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Pauline Sinberg-Snieckus

Pauline Sinberg was born aboard a ship sailing in the Crimean waters in 1897. She grew up in an Estonian settlement near the Black Sea. Pauline emigrated from Crimea to Estonia in 1926 where she studied at Tartu University in the hopes of becoming a veterinarian. The following year she was developing a program that would eradicate tuberculosis in cattle.

In 1928, Pauline married Dr. Victoras Snieckus, a Lithuanian veterinarian. She moved to Lithuania and became the director of the Lithuanian Veterinary Bacteriological Institute and later served as an assistant professor at the Lithuania Veterinary College. Pauline and Victoras had one son named Victor.

During the Second World War, the Snieckus family escaped to Germany along with thousands of other Baltic refugees. In 1948, after receiving an invitation from the Linderman family who were living in Foremost, Alberta, the Snieckus family immigrated to Canada. Pauline knew Rosalie Linderman from their time growing up in the Crimea. Upon arrival the Snieckus family worked at the Linderman farm.

The Snieckus family moved to Calgary to find permanent work. Pauline worked as a cleaning lady while Victoras obtained a job as a meat inspector. Pauline enrolled in evening classes and completed a Nurses' Aid diploma in 1950. However, she yearned to once again practice veterinary medicine. The following year she gained employment at the 9 th Avenue Animal Clinic; however, her education at Tartu University, one of Europe's most distinguished universities, was not formally recognized. At the age of 60 she wrote an exam at the University of Alberta that would allow her to continue her career in veterinary medicine. For ten years Pauline specialized in animal disease diagnosis.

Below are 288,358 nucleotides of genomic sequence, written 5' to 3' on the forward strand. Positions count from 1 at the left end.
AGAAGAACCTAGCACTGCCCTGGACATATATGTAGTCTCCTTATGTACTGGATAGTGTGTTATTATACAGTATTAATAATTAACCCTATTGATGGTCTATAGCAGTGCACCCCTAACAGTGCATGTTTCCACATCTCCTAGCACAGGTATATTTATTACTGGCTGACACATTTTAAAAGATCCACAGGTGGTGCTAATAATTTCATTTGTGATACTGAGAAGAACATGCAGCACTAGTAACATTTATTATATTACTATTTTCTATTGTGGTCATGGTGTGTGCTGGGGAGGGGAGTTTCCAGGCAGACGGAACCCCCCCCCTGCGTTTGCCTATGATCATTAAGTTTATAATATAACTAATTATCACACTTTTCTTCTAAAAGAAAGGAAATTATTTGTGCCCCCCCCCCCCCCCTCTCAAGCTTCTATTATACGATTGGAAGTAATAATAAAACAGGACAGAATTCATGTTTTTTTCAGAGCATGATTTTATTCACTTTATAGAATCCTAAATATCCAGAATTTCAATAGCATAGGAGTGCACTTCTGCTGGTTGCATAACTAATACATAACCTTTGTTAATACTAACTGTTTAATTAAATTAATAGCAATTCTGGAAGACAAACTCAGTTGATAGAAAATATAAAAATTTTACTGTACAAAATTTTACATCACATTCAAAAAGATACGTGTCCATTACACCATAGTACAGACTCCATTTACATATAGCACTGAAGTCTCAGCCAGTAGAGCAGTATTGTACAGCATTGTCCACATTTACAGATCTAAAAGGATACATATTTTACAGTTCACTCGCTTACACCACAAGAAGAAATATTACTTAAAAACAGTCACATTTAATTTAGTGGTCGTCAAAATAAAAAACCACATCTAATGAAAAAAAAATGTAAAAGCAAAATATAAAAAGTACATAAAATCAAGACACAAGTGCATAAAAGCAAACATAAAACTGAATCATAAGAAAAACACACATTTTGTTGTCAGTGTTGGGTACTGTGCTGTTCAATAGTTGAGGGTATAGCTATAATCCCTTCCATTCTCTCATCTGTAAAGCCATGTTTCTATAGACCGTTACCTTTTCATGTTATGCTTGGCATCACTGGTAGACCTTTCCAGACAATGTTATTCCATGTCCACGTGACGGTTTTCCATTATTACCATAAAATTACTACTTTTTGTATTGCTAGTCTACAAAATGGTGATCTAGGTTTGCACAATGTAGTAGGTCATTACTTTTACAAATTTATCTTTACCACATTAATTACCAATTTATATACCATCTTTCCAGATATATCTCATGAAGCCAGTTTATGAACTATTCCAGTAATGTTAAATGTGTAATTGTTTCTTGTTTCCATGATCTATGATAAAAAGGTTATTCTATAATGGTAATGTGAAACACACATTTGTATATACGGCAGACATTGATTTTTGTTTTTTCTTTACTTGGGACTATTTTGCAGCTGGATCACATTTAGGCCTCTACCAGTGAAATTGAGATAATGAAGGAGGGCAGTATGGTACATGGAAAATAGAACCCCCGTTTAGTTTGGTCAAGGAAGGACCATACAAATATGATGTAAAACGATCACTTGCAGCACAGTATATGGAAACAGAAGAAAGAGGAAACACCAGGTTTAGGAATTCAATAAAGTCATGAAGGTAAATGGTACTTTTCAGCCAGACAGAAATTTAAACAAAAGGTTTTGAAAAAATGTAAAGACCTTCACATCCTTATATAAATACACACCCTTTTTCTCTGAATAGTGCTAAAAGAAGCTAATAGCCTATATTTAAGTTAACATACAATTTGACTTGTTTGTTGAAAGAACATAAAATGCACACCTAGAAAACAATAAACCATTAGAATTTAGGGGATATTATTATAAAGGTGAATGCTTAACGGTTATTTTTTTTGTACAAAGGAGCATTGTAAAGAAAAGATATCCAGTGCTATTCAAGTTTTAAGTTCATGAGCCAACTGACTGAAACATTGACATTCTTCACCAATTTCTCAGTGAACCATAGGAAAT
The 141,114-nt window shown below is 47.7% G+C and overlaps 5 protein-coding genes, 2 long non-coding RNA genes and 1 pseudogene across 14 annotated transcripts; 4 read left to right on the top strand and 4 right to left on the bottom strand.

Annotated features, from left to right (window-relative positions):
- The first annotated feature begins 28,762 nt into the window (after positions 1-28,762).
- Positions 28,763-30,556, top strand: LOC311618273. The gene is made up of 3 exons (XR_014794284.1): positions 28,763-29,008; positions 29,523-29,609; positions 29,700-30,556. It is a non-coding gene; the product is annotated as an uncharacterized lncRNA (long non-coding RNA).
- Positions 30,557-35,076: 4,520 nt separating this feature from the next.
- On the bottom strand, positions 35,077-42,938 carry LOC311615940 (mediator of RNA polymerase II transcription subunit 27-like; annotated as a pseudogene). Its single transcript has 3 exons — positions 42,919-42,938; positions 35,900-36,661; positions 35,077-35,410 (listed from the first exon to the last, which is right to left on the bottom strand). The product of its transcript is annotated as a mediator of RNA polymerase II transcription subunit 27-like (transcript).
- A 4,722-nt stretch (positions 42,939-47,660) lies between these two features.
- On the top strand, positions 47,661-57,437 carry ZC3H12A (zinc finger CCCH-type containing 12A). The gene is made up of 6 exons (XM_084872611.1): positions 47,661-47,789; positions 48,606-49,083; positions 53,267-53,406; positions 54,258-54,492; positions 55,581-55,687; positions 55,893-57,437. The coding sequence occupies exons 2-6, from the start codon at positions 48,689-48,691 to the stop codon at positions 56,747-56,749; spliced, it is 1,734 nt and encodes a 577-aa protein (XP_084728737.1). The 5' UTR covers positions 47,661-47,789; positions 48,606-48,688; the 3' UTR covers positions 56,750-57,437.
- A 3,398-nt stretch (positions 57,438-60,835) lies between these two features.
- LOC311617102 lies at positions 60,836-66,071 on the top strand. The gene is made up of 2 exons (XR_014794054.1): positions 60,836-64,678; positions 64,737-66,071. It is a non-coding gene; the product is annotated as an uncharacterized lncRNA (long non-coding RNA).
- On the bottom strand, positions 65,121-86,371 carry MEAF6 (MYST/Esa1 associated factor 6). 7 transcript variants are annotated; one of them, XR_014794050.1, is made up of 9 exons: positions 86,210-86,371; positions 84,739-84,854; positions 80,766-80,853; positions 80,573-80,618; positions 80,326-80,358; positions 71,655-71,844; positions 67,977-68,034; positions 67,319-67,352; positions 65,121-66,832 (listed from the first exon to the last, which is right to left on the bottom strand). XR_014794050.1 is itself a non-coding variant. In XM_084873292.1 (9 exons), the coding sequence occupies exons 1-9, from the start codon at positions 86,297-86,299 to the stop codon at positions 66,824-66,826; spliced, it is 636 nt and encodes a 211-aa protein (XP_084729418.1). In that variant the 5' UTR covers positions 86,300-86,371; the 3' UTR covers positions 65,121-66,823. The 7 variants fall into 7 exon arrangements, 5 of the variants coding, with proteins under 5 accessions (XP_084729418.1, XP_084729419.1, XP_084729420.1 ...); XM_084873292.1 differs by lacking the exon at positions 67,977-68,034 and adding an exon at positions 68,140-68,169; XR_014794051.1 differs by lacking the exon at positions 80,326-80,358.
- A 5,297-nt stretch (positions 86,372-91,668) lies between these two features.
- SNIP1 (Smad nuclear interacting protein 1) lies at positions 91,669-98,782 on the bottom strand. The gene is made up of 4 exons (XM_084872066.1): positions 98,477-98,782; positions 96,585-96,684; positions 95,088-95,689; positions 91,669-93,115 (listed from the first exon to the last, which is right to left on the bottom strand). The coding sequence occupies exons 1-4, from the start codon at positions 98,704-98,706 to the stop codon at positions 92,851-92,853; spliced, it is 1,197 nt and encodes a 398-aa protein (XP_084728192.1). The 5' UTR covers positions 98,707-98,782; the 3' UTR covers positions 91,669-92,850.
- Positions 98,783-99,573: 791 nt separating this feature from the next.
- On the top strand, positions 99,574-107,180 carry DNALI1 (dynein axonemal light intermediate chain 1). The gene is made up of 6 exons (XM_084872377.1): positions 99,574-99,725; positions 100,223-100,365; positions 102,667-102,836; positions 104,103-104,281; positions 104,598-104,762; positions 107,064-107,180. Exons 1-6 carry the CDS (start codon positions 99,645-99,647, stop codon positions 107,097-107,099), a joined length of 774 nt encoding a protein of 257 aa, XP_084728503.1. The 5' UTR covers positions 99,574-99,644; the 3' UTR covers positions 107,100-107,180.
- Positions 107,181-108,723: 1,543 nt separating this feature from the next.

Pauline and Victoras' son Victor studied at Queens University in Kingston, Ontario and became an internationally-known organic chemist. In 2009, Dr. Victor Snieckus received an honorary degree from the Tallinn University of technology in recognition of his accomplishments in organic chemistry research.

While living in Calgary, the Snieckus family were proud members of Calgary's Estonian community. Pauline held an executive position with the Calgary Estonian Society and directed many of its activities. She was also an Estonian representative on Calgary Citizenship Council. Her dear Rosalie Linderman made the occasional trip from Foremost to participate in Estonian activities.

Upon retirement Pauline relocated to southern Ontario where she actively participated in a number of Estonian festivals. She passed away at the age of 102 in Elora, Ontario leaving behind one son, grandchildren, and several highly regarded scientific journals. Throughout her career, Pauline constantly faced obstacles trying to pursue a career that, at the time, was designated for men only. Women were strongly discouraged from becoming involved with veterinary medicine. For her efforts, she was acknowledged by the Canadian Pioneer Women's Veterinary project in 1994

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